[OPE-L:4767] Re: Re: On "capital scarcity" (reply to Paul C.)

From: Gil Skillman (gskillman@MAIL.WESLEYAN.EDU)
Date: Fri Jan 12 2001 - 17:12:56 EST

Extending this exchange, 

>> >Scarcity is unproblematised. Scarce relative to what?
>> Relative to capitalists' desire for current-period accumulation.  Example:
>> suppose for simplicity that all capitalists are industrial capitalists,
>> workers consume all their income, capitalists use all of their profits to
>> accumulate.  If, at the resulting rate of accumulation, additional
>> investment would yield a strictly positive expected rate of return, then
>> capital is scarce in the sense I've defined it.  

Paul writes
>Here you are arguing at a very concrete level and one can draw
>no real conclusions without taking into account a mass of other
>factors relating to the current rate of surplus value, the material form
>in which the capital was invested - does it cheapen the wage bundle
>and contribute to relative surplus value, is the legal framework amenable
>to trades unions using the period of accelerated accumulation to bid
>up wages, etc.

All of the factors you mention inform the condition I've called capital
scarcity in one way or another, without at all contradicting or
invalidating it.  For example, the tendency to create relative surplus
value means that a given rate of capital accumulation is associated with a
slower rise in the demand for labor, other things equal, implying less
upward pressure on wages and thus more scope for capital scarcity.  The
status (legal and otherwise) of trade unions addresses the same issue.  I
don't deny that for some purposes it is appropriate, perhaps even
necessary, to study the historically specific constellation of factors that
support a condition of capital scarcity, but I don't see the grounds for
your categorical claim that "one can draw no real conclusions" from
studying the forest rather than all the individual trees.  

Relative to this discussion, in fact, I've already suggested a number of
"real" implications of the condition of capital scarcity:  first, it
generically corresponds to a condition of price-value *disparity*, other
things equal, indicating that Marx's use of price-value proportionality as
the base case for analyzing the existence of surplus value is essentially
misleading.  None of the factors you invoke above challenge this inference.
 Second, there is a substantive issue as to whether capital scarcity, so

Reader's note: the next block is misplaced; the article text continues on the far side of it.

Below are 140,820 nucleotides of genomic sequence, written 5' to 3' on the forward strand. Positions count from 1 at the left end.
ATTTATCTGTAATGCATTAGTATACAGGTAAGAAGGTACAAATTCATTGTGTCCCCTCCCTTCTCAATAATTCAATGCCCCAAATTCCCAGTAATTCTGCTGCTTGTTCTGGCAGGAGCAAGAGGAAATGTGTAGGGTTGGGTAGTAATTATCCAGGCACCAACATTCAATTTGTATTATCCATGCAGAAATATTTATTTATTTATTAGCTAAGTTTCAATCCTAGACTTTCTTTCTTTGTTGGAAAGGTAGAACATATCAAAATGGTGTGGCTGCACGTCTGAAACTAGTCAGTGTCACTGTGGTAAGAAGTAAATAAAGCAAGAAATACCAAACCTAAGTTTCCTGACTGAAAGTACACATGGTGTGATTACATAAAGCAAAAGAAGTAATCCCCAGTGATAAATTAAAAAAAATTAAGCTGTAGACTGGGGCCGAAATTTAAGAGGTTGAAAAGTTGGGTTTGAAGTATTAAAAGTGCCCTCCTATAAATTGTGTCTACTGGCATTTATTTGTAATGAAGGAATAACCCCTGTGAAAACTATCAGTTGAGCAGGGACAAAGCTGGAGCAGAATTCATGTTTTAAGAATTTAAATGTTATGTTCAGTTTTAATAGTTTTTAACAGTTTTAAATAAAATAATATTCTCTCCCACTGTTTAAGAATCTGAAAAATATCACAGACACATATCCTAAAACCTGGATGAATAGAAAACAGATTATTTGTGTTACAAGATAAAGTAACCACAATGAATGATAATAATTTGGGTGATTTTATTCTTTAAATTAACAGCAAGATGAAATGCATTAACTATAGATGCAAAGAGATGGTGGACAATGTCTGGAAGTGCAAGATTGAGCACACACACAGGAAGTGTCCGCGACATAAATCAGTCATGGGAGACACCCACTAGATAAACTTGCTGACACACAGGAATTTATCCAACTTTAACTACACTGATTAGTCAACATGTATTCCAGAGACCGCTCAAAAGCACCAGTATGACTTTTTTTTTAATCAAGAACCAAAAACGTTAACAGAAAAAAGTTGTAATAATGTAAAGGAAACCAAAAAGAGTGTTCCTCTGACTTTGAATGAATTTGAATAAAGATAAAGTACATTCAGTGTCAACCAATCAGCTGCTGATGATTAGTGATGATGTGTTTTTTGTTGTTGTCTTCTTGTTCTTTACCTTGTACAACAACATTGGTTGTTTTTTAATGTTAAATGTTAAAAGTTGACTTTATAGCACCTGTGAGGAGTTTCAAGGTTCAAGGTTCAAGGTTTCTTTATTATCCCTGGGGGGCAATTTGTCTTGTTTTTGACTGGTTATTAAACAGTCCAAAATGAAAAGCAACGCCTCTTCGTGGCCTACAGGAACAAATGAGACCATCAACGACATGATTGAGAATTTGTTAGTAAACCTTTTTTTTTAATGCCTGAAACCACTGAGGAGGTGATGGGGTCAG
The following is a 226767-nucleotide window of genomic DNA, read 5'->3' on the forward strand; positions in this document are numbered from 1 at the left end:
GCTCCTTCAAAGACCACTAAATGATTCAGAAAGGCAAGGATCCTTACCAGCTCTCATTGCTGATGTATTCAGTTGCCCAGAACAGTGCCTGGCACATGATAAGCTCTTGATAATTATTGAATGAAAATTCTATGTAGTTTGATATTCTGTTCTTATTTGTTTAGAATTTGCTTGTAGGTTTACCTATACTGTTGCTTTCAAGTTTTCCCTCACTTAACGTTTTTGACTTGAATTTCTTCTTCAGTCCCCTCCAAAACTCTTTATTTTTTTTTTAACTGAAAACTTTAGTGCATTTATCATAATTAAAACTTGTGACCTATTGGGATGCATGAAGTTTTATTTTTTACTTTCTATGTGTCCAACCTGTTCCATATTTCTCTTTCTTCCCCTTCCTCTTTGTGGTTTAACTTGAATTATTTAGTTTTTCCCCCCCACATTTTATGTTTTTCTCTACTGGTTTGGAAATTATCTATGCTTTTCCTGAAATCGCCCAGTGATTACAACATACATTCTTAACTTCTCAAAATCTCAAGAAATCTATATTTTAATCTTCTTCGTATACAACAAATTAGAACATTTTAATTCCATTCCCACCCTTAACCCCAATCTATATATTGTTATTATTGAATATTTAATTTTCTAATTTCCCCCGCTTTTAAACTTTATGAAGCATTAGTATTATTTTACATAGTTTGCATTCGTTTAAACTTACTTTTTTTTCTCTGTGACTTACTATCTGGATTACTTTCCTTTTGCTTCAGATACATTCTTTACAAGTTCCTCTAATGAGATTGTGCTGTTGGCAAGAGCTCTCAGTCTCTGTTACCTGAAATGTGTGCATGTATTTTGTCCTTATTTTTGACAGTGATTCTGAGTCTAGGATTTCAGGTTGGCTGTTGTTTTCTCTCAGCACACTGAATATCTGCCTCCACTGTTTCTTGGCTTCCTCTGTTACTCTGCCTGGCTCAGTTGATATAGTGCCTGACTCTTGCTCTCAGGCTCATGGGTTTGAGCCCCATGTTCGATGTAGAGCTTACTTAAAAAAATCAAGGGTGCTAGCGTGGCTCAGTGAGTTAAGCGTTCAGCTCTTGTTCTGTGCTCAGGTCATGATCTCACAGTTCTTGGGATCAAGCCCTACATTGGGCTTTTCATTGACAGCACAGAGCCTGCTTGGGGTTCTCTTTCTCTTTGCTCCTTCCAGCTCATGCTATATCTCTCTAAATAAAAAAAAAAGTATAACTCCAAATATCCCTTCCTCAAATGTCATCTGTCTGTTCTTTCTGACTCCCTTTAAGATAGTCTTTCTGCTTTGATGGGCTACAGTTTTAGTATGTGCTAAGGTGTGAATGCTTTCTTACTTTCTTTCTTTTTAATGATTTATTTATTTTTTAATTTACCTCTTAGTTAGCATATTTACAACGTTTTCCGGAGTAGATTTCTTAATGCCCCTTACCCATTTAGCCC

defined, is also a *sufficient* condition for the existence of surplus
value.  Marx says, in effect, that it is a sufficient condition (that is,
neither formal nor real subsumption of labor is required) for surplus value
under the class conditions preceding the advent of the capitalist mode of
production, but not thereafter.  It is impossible to explain why this might
be so on the basis of the considerations Marx introduces in Vol. I, Part
2--that's part of the point of my critique--although he gives relevant (but
incomplete) grounds for this inference in other parts of his work. None of
the complicating factors you suggest above preclude posing and analyzing
this issue in a meaningful way.

Third, if it is accurate to say that Marx identifies the existence of a
class of propertyless workers as a necessary condition for capital scarcity
(and this issue is still being pursued here and in the parallel discussion
with John E.), then a valid logical inference is that appropriate
redistribution would be sufficient to eliminate capital scarcity and thus
capitalist exploitation (even if it doesn't eliminate other unpleasant
aspects of capitalist competition), which is surely a "real" issue.  Again,
none of the complicating factors you mention above obviously challenge the
validity of this inference.

To put the whole matter another way, I think that "capital scarcity" as
I've defined it is an analytically useful construct at a certain level of
abstraction, and I don't see the basis for your categorical dismissal of
this possibility.  

>These are all highly contingent factors and it seems inadequate to define
>a precondition of capitalism - capital scarcity in your defn on a set
>of contingent factors that pre-suppose the existence of capitalism in
>the first place.

I don't see the basis for this assessment.  It is surely true that capital
scarcity is contingent, and that it is contingent on factors specific to
the capitalist mode of production.  Granting these points does not deny the
claim that capital scarcity is necessary for the existence of surplus value.


>Paul Cockshott, University of Glasgow, Glasgow, Scotland
>0141 330 3125  mobile:07946 476966

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